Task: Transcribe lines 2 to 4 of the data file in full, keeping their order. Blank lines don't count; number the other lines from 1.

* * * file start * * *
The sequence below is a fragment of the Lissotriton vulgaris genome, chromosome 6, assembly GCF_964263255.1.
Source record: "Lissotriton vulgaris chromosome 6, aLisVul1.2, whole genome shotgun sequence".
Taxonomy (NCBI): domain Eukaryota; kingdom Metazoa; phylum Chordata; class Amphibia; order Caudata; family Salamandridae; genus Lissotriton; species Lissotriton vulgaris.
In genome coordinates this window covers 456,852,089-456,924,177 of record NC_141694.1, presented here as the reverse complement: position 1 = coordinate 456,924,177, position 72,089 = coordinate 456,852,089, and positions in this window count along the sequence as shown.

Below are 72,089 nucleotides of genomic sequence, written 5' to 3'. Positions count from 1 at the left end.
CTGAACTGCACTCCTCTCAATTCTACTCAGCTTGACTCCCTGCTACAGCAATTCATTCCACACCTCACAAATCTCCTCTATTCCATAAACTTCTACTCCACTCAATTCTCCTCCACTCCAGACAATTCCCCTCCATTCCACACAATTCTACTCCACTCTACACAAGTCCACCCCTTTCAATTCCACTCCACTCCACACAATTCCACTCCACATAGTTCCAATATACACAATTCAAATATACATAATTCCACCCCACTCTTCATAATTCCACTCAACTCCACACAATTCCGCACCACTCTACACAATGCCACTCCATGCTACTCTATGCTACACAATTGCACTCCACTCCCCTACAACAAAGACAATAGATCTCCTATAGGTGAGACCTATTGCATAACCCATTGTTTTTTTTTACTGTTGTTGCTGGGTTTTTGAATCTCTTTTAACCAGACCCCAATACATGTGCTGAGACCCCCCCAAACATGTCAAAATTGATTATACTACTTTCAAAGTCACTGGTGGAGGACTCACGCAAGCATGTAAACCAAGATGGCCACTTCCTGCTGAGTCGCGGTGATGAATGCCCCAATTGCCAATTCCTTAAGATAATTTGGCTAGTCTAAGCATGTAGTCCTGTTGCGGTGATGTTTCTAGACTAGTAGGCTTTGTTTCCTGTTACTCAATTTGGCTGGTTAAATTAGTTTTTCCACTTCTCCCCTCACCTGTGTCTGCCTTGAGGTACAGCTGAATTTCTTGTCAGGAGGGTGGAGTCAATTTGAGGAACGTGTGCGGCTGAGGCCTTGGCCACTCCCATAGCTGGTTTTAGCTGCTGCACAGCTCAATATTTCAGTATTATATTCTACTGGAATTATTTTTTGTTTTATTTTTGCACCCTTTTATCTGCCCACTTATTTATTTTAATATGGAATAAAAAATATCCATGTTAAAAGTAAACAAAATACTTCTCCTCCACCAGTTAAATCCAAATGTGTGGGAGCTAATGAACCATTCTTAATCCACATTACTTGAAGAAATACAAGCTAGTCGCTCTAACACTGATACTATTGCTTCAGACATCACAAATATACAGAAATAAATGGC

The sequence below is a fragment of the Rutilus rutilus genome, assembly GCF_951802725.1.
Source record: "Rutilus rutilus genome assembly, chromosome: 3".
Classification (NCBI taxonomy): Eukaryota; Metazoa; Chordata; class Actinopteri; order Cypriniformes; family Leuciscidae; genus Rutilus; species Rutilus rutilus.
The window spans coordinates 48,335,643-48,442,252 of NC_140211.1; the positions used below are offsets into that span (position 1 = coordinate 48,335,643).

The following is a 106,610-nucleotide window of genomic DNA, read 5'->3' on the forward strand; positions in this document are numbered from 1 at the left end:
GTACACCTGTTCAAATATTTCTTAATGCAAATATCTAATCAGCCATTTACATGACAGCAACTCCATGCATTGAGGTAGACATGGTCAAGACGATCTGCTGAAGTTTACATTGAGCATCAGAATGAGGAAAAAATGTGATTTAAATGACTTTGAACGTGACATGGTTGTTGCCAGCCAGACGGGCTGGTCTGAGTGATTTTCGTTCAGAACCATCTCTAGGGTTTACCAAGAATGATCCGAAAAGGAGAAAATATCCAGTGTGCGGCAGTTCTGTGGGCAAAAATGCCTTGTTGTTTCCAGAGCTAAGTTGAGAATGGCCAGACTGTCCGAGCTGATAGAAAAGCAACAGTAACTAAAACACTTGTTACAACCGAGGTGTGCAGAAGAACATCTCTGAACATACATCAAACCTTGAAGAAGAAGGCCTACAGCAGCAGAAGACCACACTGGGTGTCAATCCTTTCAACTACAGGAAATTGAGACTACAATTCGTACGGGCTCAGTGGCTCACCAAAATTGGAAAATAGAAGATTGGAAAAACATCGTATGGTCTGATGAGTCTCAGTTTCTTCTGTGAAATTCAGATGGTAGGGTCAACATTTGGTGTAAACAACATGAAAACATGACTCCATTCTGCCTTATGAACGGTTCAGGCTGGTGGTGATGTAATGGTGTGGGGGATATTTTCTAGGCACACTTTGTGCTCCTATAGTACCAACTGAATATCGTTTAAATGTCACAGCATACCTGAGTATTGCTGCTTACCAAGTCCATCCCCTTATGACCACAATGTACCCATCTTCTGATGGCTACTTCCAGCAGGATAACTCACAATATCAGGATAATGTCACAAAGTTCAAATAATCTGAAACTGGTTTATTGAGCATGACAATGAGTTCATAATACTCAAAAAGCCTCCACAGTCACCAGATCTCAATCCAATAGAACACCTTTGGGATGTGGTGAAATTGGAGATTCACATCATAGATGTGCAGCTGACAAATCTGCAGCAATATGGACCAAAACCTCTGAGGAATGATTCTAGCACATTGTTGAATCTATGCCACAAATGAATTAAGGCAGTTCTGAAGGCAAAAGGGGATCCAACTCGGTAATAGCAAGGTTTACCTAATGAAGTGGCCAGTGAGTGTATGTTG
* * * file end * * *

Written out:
Source record: "Lissotriton vulgaris chromosome 6, aLisVul1.2, whole genome shotgun sequence".
Taxonomy (NCBI): domain Eukaryota; kingdom Metazoa; phylum Chordata; class Amphibia; order Caudata; family Salamandridae; genus Lissotriton; species Lissotriton vulgaris.
In genome coordinates this window covers 456,852,089-456,924,177 of record NC_141694.1, presented here as the reverse complement: position 1 = coordinate 456,924,177, position 72,089 = coordinate 456,852,089, and positions in this window count along the sequence as shown.